Transcript from the "Writable Streams" Lesson
>> For writable streams, we have some methods. We've got things like .write, which we've seen. There's also .end, and this is how you put data into the writable stream. You can give end a buffer if you like, and that's basically shorthand for doing a write with that buffer and then calling an int immediately, just a nice little convenience.
[00:00:25] Writable streams emit a finish event when they're done writing data. So that's important to know about as well. So let's go ahead and make a quick little writable stream here to just test things out. So we'll call it w.js, and we use fs.createWriteStream. So fs.createWriteStream('cool.txt'). And then we'll just w.write('hi\n'), w.write('wow\n'), w.end().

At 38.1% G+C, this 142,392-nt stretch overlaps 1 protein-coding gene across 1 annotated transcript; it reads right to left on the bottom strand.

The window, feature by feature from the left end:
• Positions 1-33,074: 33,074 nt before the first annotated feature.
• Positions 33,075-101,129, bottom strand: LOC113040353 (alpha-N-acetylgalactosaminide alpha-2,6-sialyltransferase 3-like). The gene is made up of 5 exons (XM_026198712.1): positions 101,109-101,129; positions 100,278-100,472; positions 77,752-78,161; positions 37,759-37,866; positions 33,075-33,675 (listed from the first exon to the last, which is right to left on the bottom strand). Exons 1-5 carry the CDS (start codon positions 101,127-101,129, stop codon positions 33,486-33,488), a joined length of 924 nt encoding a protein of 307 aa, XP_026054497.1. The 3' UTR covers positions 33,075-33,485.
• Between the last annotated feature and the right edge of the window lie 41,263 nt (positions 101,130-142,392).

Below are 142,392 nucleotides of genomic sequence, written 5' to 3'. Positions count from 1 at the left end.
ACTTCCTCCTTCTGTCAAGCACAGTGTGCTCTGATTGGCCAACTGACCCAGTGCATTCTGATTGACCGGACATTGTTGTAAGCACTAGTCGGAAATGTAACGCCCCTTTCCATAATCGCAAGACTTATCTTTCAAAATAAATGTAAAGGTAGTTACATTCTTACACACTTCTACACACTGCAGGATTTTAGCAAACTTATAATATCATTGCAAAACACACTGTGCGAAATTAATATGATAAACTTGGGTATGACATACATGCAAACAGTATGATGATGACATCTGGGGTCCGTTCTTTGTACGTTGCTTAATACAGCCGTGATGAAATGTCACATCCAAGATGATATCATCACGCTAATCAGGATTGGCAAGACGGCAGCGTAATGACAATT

[00:00:59] That's just an example for what a writable stream looks like. And maybe we'll also listen for the finish event. Just so I can prove to you that there's a finish event. You only get one finish event. So there's a method on the Node.js event emitter API called once that will only listen for one of them.
[00:01:19] There should only ever be a single event, so either on or once is fine. So I'll just print out FINISHED. Sometimes you might not wanna do something until a writable stream has actually finished writing the results. So a good example of that is if you're writing out to a log file or an important, if you're writing some JSON to a file, then you wanna make sure that you've actually written everything until you do the next step.
[00:01:47] Because maybe the next step is just gonna read that file. And again, you're not really guaranteed immediately after you end writable stream that it's gonna be finished yet. Because there could be other stuff happening, at the operating system level, and all kinds of levels. So far in this program now, we get the event finished, and there should be a new file called cool.txt that has the output.
[00:02:16] So we'll add that to the git.